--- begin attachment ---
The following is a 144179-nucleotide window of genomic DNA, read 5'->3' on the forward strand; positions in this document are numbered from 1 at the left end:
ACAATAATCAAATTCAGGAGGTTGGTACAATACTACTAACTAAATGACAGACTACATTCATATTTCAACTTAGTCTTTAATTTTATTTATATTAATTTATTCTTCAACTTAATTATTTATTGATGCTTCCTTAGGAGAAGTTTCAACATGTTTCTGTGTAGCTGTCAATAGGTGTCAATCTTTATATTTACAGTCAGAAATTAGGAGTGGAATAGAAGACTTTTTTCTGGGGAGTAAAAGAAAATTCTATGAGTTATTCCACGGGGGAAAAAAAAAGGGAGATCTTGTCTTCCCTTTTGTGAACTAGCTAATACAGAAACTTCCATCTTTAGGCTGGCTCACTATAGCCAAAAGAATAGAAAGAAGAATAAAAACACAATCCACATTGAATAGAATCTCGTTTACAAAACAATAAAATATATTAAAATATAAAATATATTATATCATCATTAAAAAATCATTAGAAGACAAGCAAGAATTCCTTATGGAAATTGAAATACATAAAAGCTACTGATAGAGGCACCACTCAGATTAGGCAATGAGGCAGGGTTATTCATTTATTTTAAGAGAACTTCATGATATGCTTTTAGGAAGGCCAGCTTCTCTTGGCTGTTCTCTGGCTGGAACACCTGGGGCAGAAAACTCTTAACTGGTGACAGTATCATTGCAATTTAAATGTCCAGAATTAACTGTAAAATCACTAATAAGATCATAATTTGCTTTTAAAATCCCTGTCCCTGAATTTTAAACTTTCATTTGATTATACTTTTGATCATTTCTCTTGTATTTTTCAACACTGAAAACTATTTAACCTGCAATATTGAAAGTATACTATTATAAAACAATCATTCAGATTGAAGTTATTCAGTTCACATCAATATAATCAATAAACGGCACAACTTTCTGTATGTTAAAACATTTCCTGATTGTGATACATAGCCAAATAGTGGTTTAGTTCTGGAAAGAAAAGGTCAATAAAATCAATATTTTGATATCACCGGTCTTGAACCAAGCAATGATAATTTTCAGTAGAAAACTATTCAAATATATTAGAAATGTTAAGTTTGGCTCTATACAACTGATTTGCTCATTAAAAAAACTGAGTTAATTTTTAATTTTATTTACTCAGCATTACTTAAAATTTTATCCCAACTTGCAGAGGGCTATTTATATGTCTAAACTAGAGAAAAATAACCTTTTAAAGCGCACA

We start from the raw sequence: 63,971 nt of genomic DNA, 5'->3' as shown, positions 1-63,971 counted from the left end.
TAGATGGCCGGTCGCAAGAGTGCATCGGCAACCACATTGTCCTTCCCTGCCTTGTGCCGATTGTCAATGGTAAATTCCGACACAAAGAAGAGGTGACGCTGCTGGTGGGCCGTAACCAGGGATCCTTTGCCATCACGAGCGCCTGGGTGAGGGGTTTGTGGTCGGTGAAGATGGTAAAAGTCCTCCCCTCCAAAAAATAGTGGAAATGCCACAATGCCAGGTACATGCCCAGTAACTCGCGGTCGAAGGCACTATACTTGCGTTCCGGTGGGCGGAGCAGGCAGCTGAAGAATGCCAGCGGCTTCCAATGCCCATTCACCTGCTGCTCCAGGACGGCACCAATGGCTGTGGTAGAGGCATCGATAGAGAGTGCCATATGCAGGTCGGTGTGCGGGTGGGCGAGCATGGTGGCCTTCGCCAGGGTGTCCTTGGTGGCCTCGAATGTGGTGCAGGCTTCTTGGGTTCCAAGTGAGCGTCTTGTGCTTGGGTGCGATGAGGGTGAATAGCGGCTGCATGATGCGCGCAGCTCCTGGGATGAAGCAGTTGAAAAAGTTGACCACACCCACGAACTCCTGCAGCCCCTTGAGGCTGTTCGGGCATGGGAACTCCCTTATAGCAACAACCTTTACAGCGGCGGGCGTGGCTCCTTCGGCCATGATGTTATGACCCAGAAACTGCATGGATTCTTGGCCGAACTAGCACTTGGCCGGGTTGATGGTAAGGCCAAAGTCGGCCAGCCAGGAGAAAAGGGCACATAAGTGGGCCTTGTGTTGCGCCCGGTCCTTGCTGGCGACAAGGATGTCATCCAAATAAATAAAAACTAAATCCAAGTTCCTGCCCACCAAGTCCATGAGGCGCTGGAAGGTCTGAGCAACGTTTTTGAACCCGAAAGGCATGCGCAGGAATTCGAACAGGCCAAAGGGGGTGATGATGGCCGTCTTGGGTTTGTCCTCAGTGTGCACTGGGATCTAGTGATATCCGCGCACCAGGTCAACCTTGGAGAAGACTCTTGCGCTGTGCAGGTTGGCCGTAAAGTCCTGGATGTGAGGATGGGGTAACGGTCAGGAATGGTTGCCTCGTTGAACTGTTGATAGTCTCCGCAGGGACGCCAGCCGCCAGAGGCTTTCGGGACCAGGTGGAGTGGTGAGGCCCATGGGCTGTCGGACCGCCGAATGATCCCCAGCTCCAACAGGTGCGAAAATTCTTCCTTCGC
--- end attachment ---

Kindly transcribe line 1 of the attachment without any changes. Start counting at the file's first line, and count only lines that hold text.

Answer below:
The following is a 144179-nucleotide window of genomic DNA, read 5'->3' on the forward strand; positions in this document are numbered from 1 at the left end: